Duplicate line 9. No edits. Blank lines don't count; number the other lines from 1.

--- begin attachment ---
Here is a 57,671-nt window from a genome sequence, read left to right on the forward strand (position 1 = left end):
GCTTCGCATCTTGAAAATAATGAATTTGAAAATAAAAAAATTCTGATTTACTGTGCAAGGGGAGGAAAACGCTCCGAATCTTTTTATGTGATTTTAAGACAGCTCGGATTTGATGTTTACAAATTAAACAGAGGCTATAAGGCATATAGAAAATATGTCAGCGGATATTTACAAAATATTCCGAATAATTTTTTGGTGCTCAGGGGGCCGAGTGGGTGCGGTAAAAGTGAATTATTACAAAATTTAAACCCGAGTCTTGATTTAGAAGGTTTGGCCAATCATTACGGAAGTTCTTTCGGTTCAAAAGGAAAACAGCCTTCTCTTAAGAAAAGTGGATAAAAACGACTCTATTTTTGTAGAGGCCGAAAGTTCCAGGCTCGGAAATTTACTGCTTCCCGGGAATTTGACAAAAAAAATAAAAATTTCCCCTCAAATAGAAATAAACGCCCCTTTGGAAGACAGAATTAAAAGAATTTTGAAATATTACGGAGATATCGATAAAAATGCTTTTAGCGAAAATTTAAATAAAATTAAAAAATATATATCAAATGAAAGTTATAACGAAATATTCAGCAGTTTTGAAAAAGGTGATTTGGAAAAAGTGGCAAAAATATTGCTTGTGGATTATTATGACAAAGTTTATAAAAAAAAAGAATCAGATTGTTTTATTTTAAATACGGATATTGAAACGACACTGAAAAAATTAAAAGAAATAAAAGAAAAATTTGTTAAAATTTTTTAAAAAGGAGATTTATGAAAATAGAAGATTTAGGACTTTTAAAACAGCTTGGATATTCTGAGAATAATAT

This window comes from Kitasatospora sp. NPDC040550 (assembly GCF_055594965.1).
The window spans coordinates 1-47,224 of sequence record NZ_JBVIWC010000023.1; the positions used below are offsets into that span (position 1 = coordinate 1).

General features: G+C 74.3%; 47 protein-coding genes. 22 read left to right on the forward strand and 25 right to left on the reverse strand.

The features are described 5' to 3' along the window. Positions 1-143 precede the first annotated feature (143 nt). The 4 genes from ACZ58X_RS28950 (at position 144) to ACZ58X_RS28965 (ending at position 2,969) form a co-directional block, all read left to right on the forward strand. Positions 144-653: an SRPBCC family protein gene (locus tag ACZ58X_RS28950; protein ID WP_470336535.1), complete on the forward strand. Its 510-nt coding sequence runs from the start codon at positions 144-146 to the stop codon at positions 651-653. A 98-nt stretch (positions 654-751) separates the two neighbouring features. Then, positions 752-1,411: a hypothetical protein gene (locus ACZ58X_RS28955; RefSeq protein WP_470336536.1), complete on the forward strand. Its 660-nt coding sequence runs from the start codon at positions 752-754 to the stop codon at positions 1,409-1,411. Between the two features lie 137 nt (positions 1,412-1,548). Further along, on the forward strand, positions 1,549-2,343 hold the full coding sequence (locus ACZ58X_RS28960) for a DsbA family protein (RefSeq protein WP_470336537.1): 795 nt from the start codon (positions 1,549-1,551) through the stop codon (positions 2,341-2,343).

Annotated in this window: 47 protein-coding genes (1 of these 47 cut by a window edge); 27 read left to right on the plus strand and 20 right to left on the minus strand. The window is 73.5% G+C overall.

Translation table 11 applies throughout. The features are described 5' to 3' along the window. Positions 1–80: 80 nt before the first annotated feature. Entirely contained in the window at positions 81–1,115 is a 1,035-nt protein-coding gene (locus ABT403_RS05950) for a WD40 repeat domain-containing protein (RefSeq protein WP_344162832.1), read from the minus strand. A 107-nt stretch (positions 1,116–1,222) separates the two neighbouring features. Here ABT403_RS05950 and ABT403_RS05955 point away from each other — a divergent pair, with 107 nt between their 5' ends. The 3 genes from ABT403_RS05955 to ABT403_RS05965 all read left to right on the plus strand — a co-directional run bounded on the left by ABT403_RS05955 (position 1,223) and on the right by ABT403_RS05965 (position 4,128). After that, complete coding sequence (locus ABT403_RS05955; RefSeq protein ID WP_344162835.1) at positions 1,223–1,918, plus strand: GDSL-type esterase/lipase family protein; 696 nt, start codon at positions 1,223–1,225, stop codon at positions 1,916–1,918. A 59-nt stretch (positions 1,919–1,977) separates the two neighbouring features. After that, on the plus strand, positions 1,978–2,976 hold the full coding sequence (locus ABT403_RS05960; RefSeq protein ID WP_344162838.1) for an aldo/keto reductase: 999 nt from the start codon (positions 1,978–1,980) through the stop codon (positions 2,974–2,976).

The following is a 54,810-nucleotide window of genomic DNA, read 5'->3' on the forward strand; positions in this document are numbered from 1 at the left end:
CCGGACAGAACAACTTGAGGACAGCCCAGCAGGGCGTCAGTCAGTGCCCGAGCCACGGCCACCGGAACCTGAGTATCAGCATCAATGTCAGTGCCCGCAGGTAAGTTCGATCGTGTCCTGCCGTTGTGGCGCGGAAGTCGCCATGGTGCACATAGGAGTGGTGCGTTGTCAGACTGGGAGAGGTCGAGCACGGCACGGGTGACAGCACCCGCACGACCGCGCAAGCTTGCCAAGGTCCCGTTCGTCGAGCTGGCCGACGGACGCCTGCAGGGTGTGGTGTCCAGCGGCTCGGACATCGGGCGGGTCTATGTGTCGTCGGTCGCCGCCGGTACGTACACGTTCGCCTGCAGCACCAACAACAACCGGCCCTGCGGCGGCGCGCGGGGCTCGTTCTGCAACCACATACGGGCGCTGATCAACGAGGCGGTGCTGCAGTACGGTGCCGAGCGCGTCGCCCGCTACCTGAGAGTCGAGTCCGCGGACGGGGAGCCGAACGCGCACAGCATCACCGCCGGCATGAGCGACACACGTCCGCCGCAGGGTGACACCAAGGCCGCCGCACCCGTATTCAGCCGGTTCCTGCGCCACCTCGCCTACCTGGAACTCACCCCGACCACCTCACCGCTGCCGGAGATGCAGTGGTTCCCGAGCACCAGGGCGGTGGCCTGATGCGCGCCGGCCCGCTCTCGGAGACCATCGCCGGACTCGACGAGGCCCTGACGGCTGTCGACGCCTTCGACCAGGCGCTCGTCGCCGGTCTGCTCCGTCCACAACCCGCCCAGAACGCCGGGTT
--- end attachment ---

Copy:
The following is a 54,810-nucleotide window of genomic DNA, read 5'->3' on the forward strand; positions in this document are numbered from 1 at the left end: